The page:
I know that going into the season they had talked about grading the umpires with a different system, but so far it's not going so well from what I can tell. I think the time has come that the umpires need to start being fined x amount of dollars for each blown call, be it a ball/strike call, a play at a bag, or whatever else you can think of that's a questionable call. I think it also might be time to start introducing instant replay for other purposes beyond home run/no home run and fair/foul. There was another play that I'm pretty sure Joe Thurston was out at first base, but he was called safe anyway. I'll gladly go ahead and say that there's no problem with them fixing their blown calls, even if it negatively effects my team's outcome.
To put some of this into perspective, Albert Pujols argued with the umpire pretty much every time he was up at the plate, and we all know that he rarely does that, if ever. I actually thought he was going to be ejected at one point, but he clearly had reason to be upset. So anyway, what is everyone's views on how to control the umpires? They are starting to develop egos so big that they think they ARE the game, but they're supposed to be there just to call the game correctly to the best of their ability. If it's not within their ability to be respectably accurate, then what should be done? Like I said earlier, I think fines would be a great way to go, or maybe even suspensions. It would be far-fetched for MLB to consider replacing umpires completely, although at this day in age, it's totally possible. Chime in people, lets hear your creative opinions as to what to do with these guys.
Posted on: April 7, 2009 11:12 pm
Well, we are a whole 2 games into the season, so what does everything think of the small sample of performances thus far? I gotta admit, I love what I've seen out of Khalil Greene and Joe Thurston. Chris Duncan also caught my attention with already launching a home run, and you pretty much had to expect it out of Albert Pujols.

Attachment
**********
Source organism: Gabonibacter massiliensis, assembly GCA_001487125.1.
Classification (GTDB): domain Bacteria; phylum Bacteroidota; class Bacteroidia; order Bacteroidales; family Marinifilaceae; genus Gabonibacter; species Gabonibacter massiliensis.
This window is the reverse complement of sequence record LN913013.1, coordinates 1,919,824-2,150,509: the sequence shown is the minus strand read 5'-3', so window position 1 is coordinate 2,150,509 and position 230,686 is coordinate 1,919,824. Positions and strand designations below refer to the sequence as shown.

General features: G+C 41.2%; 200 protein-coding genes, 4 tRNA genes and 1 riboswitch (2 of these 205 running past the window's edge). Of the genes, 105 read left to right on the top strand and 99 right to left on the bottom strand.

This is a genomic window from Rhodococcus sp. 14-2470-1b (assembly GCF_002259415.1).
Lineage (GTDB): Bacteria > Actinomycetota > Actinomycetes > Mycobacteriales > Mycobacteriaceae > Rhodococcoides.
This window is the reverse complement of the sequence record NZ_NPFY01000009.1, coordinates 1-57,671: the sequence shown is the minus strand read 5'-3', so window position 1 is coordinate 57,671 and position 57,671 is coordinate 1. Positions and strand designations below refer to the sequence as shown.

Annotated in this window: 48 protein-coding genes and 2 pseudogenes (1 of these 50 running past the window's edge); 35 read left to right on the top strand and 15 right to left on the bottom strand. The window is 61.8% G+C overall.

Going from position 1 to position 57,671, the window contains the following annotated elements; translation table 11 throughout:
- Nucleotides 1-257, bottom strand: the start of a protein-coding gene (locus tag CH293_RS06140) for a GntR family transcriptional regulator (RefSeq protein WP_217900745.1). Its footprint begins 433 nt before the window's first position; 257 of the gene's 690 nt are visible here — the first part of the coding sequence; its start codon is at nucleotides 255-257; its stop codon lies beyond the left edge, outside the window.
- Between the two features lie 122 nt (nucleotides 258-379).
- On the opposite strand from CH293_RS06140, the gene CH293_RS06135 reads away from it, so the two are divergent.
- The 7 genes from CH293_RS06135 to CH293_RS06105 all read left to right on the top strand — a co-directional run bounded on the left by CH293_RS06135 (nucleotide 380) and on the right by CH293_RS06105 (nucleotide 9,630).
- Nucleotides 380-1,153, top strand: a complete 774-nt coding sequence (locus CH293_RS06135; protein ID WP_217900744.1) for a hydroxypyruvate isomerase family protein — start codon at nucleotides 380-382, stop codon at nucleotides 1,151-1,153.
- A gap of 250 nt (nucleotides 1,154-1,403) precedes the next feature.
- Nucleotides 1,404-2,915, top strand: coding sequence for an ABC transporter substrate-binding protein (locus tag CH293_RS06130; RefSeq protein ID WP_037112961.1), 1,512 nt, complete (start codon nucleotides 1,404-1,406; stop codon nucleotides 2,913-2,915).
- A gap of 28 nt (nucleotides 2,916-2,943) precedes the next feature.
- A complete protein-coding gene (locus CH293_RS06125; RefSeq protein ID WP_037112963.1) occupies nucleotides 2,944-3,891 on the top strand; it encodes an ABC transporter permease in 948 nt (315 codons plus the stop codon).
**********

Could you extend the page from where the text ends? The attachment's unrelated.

All in all I think we have a lot to me optimistic about this year.
Posted on: February 18, 2009 6:04 pm
Edited on: February 19, 2009 10:16 pm
Well, it's hard to really even realize this, but this is going to be the final season of this decade of Cardinals baseball. So having said that, what is your favorite moment for the past decade? This encompasses the years 2000-2008, although I guess if you want to throw something in like the recent release of Adam Kennedy as your favorite, I won't hold it against ya.
I'll kick it off with my favorite; the Jim Edmonds home run in Game 6 of the NLCS against the Houston Astros in 2004. That game was dramatic til the very last swing, and then the call that still rings in my memory, "And we are going to Game 7!".
Next? Chime in.
Tags: Adam Kennedy, Adam Wainwright, Albert Pujols, Anthony Reyes, Buffalo Bills, Carlos Beltran, Chicago White Sox, Endy Chavez, Houston Astros, Jack Buck, Jim Edmonds, Jim Thome, Miami Dolphins, New England Patriots, New York Giants, New York Jets, New York Mets, NLCS, Scott Rolen, St. Louis Cardinals, World Series, Yadier Molina